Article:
I have been thinking about mental health a lot recently. Not only have I been dealing with my own mental battles, but self-care and mental health permeate conversations everywhere these days, as they should. A recent survey by the Association for University and College Counseling Center Directors showed nearly 90% of surveyed members believe the pandemic has influenced their students’ mental health negatively.
Unsurprisingly, college students suffer from mental health issues. Students were banned from campuses and monumental high school moments in March 2020. Then, there were long stretches of isolation during the following school year, whether students attended classes remotely from home or lived on or near campus under tight public health restrictions. Now, we’re back to ‘normal,’ but this fall hardly feels like normal. Experts say that the reopening of schools and workplaces, along with the relaxation of restrictions, can unleash complicated feelings. These feeling can include stress, depression and anxiety. This makes it particularly important for college students and young adults to take care of their physical, emotional and mental well-being.
According to a 2020 study by the Jed Foundation, most students struggling with their mental health experienced increased anxiety followed by depression, trouble concentrations, and inability to cope with stress. On top of these numbers, in most cases, symptoms of mental health problems emerge between 18 to 24years-olds.
According to psychiatryadvisor, seasonal affective disorder, another common mental health condition, is more prevalent among younger populations. Vaile Wright, Senior Director of Health Care Innovation and Practice Directorate at the American Psychological Association, says what makes S.A.D. unique is its timing. “It has a distinct seasonal onset, typically in winter, and a spontaneous remission of symptoms,” Wright said in an article from the New York Times. S.A.D. patients experience classic depression symptoms: sadness, irritability, trouble concentrating, lack of interest in activities and increased sleep and appetite.
So, if you’re dealing with newfound mental health problems (in general, or beginning this fall), it’s a prevalent thing despite the pandemic. While S.A.D. may not be commonly discussed on campuses like Clemson University, it is a mental health concern that affects many people across the United States; including college students, and we should talk about it more.
Brooke Stride is a junior nursing major here at Clemson. The Chicago native is involved with the Alpha Delta Pi sorority, Rally Cats, Clemson University Guide Association and Student-Athlete Advisory Committee. Because of the challenges and stresses college brings, Stride has fought her own mental health battle, but is quite optimistic about it all.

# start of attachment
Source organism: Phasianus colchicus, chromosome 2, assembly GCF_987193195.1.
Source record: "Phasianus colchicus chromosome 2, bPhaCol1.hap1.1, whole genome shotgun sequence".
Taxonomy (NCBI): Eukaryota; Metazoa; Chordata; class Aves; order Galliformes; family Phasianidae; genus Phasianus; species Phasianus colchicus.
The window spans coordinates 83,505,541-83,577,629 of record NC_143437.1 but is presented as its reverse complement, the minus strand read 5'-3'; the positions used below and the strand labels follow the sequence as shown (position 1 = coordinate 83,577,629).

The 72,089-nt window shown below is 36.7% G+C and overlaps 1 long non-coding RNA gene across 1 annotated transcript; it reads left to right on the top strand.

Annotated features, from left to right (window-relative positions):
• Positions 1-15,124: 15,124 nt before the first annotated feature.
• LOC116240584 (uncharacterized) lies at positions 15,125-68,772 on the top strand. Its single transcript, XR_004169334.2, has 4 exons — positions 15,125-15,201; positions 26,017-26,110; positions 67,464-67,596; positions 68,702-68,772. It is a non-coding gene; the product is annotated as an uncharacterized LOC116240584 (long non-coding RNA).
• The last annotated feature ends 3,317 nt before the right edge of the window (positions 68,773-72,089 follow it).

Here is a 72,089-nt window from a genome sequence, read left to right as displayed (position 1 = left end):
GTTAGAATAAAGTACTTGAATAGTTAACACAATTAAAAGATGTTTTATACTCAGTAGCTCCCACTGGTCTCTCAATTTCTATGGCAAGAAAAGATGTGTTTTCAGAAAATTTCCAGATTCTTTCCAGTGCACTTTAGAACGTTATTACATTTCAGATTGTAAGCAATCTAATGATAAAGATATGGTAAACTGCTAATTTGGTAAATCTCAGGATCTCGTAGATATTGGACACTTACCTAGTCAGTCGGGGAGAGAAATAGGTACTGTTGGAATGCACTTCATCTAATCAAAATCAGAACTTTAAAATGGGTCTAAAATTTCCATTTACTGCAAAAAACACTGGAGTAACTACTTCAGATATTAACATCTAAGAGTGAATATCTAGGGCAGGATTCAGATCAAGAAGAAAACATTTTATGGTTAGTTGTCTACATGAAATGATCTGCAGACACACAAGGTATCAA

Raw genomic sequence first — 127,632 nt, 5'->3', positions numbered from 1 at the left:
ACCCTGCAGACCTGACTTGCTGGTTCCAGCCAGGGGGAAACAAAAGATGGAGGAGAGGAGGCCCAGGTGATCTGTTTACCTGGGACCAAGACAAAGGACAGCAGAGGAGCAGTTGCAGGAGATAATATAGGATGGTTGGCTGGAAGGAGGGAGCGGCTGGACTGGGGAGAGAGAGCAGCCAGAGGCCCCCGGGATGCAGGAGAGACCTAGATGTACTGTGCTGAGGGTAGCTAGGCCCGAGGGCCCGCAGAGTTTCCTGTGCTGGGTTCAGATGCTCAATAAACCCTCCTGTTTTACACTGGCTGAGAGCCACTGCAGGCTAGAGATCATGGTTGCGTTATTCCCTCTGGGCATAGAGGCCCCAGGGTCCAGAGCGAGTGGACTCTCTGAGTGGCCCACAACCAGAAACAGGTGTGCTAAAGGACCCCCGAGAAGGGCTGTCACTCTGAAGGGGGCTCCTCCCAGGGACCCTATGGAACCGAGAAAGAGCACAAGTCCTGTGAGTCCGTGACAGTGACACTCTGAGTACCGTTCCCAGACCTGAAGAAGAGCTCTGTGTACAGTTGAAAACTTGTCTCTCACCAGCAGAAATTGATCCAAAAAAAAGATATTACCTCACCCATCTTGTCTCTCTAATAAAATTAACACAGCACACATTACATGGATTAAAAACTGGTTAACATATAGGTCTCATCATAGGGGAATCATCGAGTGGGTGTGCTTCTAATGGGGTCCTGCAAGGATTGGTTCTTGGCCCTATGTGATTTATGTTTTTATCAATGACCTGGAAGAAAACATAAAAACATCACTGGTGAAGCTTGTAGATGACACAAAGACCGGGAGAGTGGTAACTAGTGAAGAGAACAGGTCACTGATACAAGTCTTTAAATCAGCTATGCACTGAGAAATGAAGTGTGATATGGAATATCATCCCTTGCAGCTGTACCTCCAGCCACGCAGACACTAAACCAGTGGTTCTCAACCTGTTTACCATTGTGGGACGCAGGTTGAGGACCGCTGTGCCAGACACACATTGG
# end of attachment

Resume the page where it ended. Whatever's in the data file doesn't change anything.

“Though my journey has had its ups and downs, college has been a very good challenge for my mental health,” Stride remarked. “There have been some dark times, though college has pushed me to prioritize my mental health in a way I had not done prior. Without the stressors I’ve experienced, I wouldn’t have the happy coping mechanisms and headspace I currently have!”
To help improve her mental health, Stride has taken social media breaks, established a better workout routine, and implemented some sense of stability through student involvement. She has been going to therapy for close to a year, confiding in her therapist, who helps her understand her anxiety on a deep level. Brooke highly recommends therapy to everyone, even if nothing drastic seems to be going on, because it’s a wonderful opportunity to be introspective and keep tabs on your well-being.
For those just beginning their mental health battles; “Know your feelings are valid,” Stride advises. “The earlier you seek help, the better you’ll be off in the long run. Sometimes the hardest part is starting this tough conversation with yourself. That’s how it was for me. Don’t work on yourself for anyone but you!”
Mental illness cares not about busy schedules, majors, age nor season. The only option we can choose is whether to seek help or ignore the symptoms. The battle with mental health is worth the fight. Although life is so tricky sometimes, there is always a better side to your situation. Perseverance is key. Whether it be a cup of coffee, time with friends, time by yourself, a comfort show, seek things that bring you joy. Clemson provides resources to help improve your mental health, including Counseling and Psychological Services (CAPS) and Aspire to Be Well initiatives. Consult with your doctor about how mental health services can help you.
As Stride said, the earlier you seek help, the better off you’ll be in the long run. Having tough conversations with yourself will eventually lead to a better understanding of yourself and a journey to healing. Remember, there is no shame in asking for help. If you are struggling, I encourage you to reach out for it.
If you would like to learn more about mental health in college students, check out these resources!
This article was edited on 11/22/2021 for grammatical errors.